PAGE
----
Genomics is a discipline in genetics concerning the study of the genomes of organisms. This field builds upon the sequencing of the genome, and aims to annotate where the genes and their regulatory regions are located in the genome. That, in turn, allows scientists to better understand how the cell reads the "genetic code."
Genomics is only one of a number of "-omics" fields that have emerged in recent years, other examples being transcriptomics, proteomics, and metabolomics. Linguistically, the suffix "-omics" just means "to study," but in recent years it has become synonymous with consideration of a system -- genes, gene transcripts, proteins, etc. -- in its entirety. What has made this explosion of new -omics fields possible has been a revolution in the molecular-biology lab called high-throughput technology.
High-throughput technology refers to experimental methods for performing a large number of assays in parallel, using miniaturized instrumentation and automation, made possible due to the advances in microfluidics, high-resolution microscopy, robotics, and molecular-biology techniques. This technology has allowed researchers in the biological sciences to increase the scope of their experiments by orders of magnitude. In drug discovery, we can now screen thousands of compounds at a time; in protein science, we can search for interactions between thousands of proteins; in gene expression, we can probe the transcriptional level of most genes in the time it used to take to examine that of one gene. In recent years, the "whole genome" approach using these new technologies has allowed the researchers to make remarkable advances in studying the varied and complex functional pathways of an entire organism.
As the name implies, high-throughput technology churns out enormous volumes of data -- on the order of gigabytes in a single experiment. Dealing with this data generated in the "wet lab" has spawned an entirely new discipline, bioinformatics, that marries classical molecular biology with statistics, computer science, and mathematics. We'll look at how bioinformatics teases out insights from terabytes of genomic data in the next section.
In this section, meanwhile, we'll explore a number of high-throughput wet-lab techniques that have been crucial (especially in the modENCODE project) to moving from genome sequence to biological insight.
Next-Generation Sequencing (NGS)
A central technique in much of genomics is the sequencing of the DNA and RNA. A recent technological breakthrough here has been the introduction of next-generation sequencing.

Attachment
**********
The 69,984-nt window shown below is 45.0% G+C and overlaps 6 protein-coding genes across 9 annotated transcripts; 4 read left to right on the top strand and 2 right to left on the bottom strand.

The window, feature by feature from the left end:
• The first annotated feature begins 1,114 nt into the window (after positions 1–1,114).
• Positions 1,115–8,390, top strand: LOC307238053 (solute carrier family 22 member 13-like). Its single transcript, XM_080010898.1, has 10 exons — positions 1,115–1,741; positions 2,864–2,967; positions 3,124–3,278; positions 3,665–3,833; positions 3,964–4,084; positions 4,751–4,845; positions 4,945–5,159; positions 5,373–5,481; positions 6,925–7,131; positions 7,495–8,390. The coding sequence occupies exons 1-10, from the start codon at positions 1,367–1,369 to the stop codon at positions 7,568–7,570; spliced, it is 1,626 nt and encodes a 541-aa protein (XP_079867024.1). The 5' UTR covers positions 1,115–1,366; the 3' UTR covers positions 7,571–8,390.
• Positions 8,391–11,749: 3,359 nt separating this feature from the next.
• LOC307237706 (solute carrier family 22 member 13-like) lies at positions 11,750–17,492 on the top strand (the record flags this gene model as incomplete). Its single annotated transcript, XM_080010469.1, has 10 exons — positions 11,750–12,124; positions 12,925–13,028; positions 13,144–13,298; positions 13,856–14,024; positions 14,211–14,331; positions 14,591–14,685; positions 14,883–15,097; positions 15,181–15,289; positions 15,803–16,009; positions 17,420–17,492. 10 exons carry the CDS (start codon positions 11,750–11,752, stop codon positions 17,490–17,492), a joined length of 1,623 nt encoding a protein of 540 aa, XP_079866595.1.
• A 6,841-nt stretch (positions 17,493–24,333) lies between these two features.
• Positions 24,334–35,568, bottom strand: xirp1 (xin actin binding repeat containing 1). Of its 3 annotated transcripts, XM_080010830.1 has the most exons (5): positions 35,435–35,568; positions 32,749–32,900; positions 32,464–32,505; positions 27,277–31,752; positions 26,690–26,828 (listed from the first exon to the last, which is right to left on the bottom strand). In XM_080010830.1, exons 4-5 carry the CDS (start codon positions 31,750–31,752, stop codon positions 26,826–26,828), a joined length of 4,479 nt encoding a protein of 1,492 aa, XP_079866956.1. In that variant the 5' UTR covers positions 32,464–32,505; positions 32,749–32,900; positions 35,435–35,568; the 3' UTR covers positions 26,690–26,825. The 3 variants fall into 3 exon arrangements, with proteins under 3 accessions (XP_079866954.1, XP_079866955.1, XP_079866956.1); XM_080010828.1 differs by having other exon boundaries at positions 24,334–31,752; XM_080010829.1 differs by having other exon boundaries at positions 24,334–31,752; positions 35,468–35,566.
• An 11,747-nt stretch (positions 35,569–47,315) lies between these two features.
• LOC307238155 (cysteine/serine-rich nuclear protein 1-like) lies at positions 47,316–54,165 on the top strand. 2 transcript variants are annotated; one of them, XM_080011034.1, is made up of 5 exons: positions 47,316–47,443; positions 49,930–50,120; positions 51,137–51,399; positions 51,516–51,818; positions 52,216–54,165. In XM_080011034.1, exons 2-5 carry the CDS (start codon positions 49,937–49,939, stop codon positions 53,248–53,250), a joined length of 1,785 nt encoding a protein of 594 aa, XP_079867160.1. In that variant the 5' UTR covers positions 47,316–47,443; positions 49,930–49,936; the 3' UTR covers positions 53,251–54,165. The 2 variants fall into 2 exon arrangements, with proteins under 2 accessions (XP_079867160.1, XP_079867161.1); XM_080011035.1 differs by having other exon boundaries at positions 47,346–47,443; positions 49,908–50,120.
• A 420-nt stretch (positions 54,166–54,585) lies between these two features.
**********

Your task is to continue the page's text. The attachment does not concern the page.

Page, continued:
Introduced in various platforms starting in 2005, "next-gen" sequencing essentially involves sequencing a massive number of DNA fragments in parallel. The increase in the number of the sequenced fragments, often referred to as reads, has been breathtaking. We can now sequence over 3 billion reads in a single run of a sequencer, compared with ??? in a run in the previous generation of sequencing technology.
Next-generation sequencing also has a limitation, however -- the short length of the reads, initially at ~20-30 bases but now at 100-150 bases. Longer reads are advantageous for many applications. In genome sequencing, for instance, longer reads enable more efficient assembly of a genome, just as a paragraph broken into sentences would be easier to put together than the paragraph broken into phrases.
How does next-gen sequencing overcome that limitation? Through sheer numbers. Each sample that is used for DNA sequencing typically consists of many cells, each containing the same DNA sequence. Thus, an overwhelming number of fragments can be sequenced, and that helps to get past the limitation imposed by the shortness of the reads -- just as one could reconstruct a paragraph if many copies of the paragraph were fragmented into a string of words at random places. Even with massive redundancy of sequence, though, it's tricky: the human genome in particular contains a portion of highly repetitive elements (the same sentence has been duplicated many times), and short reads don’t allow scientists to distinguish one copy from another.
The next-gen sequencing technology represents a vast increase in scale over older capillary sequencing methods (often called Sanger sequencing). This technique generates longer reads (800-1000 base pairs), but is much more limited in the number of reads that can be sequenced simultaneously. For comparison, the Human Genome Project sequenced roughly 90% of the euchromatic genome (the more accessible portion of the genome) to 99.99% accuracy, for a cost of about $300 million dollars over five years. On the latest NGS platform, the same amount of data can be generated at the cost of ~$5,000 in a week, with further rapid declines expected in the coming years. NGS is also a substantial improvement over microarray technology, which has been used successfully in many applications discussed below.
The primary NGS platforms used by the modENCODE Consortium were Genome Analyzer II and its successor HiSeq 2000, from the company Illumina.
Web Mission: What It Takes to Sequence a Genome
How does next-gen sequencing really differ from previous-generation approaches (so-called Sanger Sequencing)? To explore that question, let's have a look at two video projects from the Genome Center at Washington University in St. Louis.
The first set of videos -- Sequencing a Genome: Inside the Washington University Genome Sequencing Center -- was produced in 2004, and provides a detailed tour through a state-of-the-art sequencing facility at that time. As you go through the videos, note the main components of the sequencing "pipeline," and its similarity to an industrial process. One particular technique, polymerase chain reaction (PCR), looms especially large in this presentation. What is PCR, and what is its role in the traditional sequencing pipeline?
Next, turn to a later video feature from the same university, A Tour of Next Generation Sequencing: Inside the Washington University Genome Center. This series was produced in 2010, only six years after the previous series, yet the changes have been profound. Can you name two or three ways that the processing pipeline has changed with the advent of next-gen sequencing in this lab?